Torino’s Italian Ristorante cooks it fresh

By From page A3 | July 08, 2013


TORINO'S ITALIAN RISTORANTE CHEF Will Towle of Placerville fires up braised beef tips for Tortellini Mama Rosa in the kitchen, Democrat photos by Shelly Thorene

The influx of new businesses on Main Street is a good thing and when one of the businesses is a restaurant, it’s especially welcome. Torino’s Italian Ristorante, 251 Main St. in Placerville, is the latest in the Rodriguez family’s band of eateries, which include Cascada and Brick’s, also on Main Street, Los Pinos in Cameron Park and Cascada in El Dorado Hills.

Torino’s is named in honor of Turin, Italy’s, soccer team, the “Grande Torino,”— a legend in the soccer world. The undefeated team took five soccer championships from 1943 to 1949, despite WWII, the incarceration of one of their coaches in a Nazi concentration camp and being stoned by the Neapolitan fans for winning. Most of the team, along with coaches, journalists and the flight crew, died in a plane crash in 1949, returning from Lisbon to Turin. Despite the national mourning, the reserve team won the team’s sixth championship that same year.

The “Grande Torino” is a big idea to live up to, but Torino’s has a lot to offer. From the beautiful embossed tin ceiling and mellow brick of the historical building, to the full bar, to happy hour, lunch and dinner menus, take-out ordering and plenty of home-made Italian food and beverages, Torino’s strives to please their customers.

Chef Will Towle, 35, originally from Maine where he grew up eating his mom’s delicious Italian dishes, is busy in the kitchen where he and four cooks make the bread, pastries, pastas,desserts, sauces all by hand. After culinary school, Towle spent three years in Germany, close enough to visit Italy frequently. “I spent a lot of time in Tuscany and Umbria, eating and learning about Italian food.”

The rear of the restaurant past the bar has smaller tables and dimmer, romantic lighting. The front of Torino’s is brighter with many tables of varying sizes, including a communal table that seats 12. “In Italy, dinner is course-by-course and takes two-three hours,” said Towle. “Most Americans want to get in and get out, but here we try to let people breathe a little and take their time.”

The happy hour menu is from 3-6 p.m., Monday through Friday and includes Torino’s Black Truffle  Frites, a grilled beef brochette, an asparagas rissotto cake, spinach dip on foccacia bread, clams and lamb chops. On the lunch and dinner menus there is antipasti, like the meatball sliders and mozzarella sticks — crunchy crust outside with creamy mozzarella and proscuttio wrapped around basil inside.

“We make our own mozzarella,” said Towle who hand stretches the whey into soft balls of cheese. “Once, I was on the Chianti Trail in Italy and I had mozzarella so fresh it hadn’t even set up yet. I wanted to do that for our restaurant.”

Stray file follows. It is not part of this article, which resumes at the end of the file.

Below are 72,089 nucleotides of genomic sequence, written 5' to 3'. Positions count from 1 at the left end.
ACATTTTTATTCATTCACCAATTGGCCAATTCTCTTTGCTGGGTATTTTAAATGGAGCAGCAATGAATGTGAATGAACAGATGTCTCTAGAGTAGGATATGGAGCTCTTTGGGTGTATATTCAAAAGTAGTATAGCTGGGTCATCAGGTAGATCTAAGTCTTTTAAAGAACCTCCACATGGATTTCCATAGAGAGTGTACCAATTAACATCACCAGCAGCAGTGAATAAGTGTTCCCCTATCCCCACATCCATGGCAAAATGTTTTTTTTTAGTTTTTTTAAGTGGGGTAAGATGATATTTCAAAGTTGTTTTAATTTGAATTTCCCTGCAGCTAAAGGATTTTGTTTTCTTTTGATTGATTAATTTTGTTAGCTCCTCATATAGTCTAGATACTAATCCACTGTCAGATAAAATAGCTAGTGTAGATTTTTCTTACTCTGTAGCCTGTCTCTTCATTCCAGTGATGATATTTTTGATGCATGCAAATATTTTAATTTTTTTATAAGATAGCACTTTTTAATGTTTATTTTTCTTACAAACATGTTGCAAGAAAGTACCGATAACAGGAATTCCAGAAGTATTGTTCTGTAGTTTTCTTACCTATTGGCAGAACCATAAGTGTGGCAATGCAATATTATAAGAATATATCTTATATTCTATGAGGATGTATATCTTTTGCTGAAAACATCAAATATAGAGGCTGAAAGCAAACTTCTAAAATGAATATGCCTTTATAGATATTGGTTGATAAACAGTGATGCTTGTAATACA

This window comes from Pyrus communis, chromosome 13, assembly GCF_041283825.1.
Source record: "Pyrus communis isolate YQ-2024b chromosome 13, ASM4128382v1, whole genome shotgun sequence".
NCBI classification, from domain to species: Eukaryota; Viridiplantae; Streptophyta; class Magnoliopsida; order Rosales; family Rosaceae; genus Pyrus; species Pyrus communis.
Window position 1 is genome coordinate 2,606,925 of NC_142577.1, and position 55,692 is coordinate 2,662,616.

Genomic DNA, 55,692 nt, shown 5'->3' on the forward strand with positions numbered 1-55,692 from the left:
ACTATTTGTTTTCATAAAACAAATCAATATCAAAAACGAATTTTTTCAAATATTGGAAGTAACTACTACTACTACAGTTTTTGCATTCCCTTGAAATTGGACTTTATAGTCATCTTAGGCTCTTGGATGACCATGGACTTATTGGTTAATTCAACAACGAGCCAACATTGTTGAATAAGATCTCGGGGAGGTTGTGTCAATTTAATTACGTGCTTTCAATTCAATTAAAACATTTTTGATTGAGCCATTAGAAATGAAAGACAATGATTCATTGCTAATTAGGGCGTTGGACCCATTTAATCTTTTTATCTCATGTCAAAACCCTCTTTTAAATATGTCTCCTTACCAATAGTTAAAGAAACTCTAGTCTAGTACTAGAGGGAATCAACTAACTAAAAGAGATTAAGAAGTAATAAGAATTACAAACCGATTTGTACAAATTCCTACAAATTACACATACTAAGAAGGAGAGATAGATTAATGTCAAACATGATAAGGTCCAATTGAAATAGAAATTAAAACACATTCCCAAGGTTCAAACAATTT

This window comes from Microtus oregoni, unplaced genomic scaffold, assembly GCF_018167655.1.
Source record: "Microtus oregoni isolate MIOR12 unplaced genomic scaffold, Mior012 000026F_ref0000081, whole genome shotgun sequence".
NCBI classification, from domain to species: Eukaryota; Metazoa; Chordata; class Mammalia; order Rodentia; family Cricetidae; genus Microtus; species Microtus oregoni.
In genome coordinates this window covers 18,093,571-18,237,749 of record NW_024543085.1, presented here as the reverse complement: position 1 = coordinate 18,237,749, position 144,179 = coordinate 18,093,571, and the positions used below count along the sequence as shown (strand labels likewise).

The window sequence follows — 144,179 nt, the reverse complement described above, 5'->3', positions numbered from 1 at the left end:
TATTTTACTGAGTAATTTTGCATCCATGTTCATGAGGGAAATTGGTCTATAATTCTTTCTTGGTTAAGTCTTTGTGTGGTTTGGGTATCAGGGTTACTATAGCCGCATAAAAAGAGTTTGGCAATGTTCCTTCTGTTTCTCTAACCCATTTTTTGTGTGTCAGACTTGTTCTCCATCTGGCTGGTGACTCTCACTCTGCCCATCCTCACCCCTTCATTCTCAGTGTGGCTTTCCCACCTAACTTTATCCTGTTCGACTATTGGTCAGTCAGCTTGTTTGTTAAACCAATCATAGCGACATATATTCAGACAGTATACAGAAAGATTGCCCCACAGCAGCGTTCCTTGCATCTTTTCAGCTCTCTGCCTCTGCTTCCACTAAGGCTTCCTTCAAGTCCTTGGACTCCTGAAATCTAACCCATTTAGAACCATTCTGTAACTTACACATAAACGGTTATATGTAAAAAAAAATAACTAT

Lunch and dinner menus offer salads like Chicken Arugula, soups like Parmesan Asparagus, paninis, pastas and a wide variety of entrées.

The restaurant has only been open since April, but is doing well according to Laura Hartwick, the restaurant manager who also designed the decor. But don’t expect the same exact menu every night. Chef Towle likes to mix it up and seafood is his specialty. “Last week, I made scallops on rosemary skewers and everyone loved them and we also offered Veal Canneloni, which was a big hit.”

While a Tuscan white bread is always offered, the cooks make a second bread  for the dinner service which might be an herbal bread, kalamata olive, walnut and berry — whatever strikes their fancy. It is served with olive oil and balsamic vinegar for dipping.

There is also a gluten-free pasta dish and a gluten-free flourless chocolate Grand Marnier torte for dessert. Chef Towle said he talks to customers to try to accommodate any special dietary needs.”We really bend over backward to cook what people want.”

The current most popular dinner entree, the Tortellini Mama Rosa, is braised beef tips and tortellini cooked in a basil vodka sauce. “We make the basil vodka for the sauce ourselves,” said Towle, “and the Limoncello as well.”

The beef for the hand cut steaks and the tortellini is marinated for three-four days in an herbal marinade. Pesto Prawns with jumbo prawns on a small mountain of pasta with pesto sauce and sun-dried tomato, Linguini with fresh pink sea clams, Chicken Marsala, Veal Piccatta, Angus Steak are just a few of the many offerings.

The dessert menu includes house-made chocolate truffles served with or without Narrowgate Chocolate Port , raspberry tiramisu and Espresso Cheesecake, among other offerings, and all made in-house.

The full bar serves Italian beers on draft as well as a full complement of wines, beers and other spirits. There is a specialty drink menu with Torino’s own Summer Punch using that home-made Limoncello.

Three ladies sit at one of the small tables in the back of the restaurant, celebrating a birthday. “We had the garlic bread — killer stuff — the meatball sliders and the mozzarella sticks,” said one. “This is a great place to come and we love the food.”

Entrepreneur and author, Shari Fitzpatrick, said she loves to come to Torino’s for a glass of wine and a salad at the bar. “The music is Sinatra or something easy and it’s so refreshing… and the food is great.”

“Food is about having a good time — it’s family time,” said Towle.

Torino’s is open seven days a week for lunch and dinner. Hours are Monday-Thursday and Sunday, 11 a.m. to 8:30 p.m., Friday and Saturday 11 a.m.-9 p.m. Call 530 622-7503 or visit the Website at for more information.

Contact Wendy Schultz at 530 344-5069 or [email protected] Follow @wschultzMtDemo on Twitter.

Wendy Schultz

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